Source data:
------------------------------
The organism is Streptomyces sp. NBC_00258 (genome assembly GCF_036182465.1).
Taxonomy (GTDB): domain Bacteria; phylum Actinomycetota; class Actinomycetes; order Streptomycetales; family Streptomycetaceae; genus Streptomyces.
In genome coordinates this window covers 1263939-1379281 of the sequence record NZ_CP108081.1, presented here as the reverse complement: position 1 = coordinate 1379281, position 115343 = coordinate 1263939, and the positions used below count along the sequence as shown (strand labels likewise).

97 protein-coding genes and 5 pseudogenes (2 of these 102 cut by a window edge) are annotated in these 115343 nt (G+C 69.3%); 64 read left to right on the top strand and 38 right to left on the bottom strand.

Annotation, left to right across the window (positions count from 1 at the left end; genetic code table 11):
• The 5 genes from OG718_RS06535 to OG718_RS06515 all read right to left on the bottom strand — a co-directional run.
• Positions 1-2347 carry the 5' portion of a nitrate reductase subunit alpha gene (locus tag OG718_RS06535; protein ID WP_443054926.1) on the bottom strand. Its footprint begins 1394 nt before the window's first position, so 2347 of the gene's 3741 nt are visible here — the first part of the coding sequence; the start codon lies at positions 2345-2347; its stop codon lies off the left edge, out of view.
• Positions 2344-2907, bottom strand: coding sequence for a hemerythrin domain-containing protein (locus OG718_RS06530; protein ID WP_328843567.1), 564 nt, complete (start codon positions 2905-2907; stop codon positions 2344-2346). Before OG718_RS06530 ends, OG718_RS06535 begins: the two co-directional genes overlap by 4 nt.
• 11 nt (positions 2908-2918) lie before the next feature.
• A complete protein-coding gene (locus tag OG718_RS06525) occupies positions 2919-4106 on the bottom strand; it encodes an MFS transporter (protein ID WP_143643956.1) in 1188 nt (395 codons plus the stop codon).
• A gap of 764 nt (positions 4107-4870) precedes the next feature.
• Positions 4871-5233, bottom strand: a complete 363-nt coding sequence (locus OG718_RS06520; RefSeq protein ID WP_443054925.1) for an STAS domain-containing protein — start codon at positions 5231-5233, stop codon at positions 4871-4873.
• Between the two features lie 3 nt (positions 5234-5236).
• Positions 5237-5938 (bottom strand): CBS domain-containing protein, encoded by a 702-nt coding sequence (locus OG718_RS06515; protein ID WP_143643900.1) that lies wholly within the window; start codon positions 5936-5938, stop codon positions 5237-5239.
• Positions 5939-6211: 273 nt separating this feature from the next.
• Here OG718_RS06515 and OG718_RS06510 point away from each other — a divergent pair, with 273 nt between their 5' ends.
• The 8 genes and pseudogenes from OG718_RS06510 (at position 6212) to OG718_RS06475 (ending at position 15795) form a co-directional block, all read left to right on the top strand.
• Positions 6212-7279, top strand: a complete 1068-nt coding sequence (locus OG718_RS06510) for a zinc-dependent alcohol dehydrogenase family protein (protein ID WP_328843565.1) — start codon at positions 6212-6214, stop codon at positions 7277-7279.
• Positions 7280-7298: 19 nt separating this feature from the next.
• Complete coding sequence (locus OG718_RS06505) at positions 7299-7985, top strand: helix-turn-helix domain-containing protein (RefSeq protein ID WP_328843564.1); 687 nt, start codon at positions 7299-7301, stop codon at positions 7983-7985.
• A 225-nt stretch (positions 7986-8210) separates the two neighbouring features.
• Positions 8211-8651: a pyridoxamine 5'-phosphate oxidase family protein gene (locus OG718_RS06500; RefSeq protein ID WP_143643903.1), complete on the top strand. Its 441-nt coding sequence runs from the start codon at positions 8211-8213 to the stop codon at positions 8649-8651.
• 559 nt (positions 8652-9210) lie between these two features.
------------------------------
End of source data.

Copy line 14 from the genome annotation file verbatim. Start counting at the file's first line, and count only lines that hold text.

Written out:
• Positions 5237-5938 (bottom strand): CBS domain-containing protein, encoded by a 702-nt coding sequence (locus OG718_RS06515; protein ID WP_143643900.1) that lies wholly within the window; start codon positions 5936-5938, stop codon positions 5237-5239.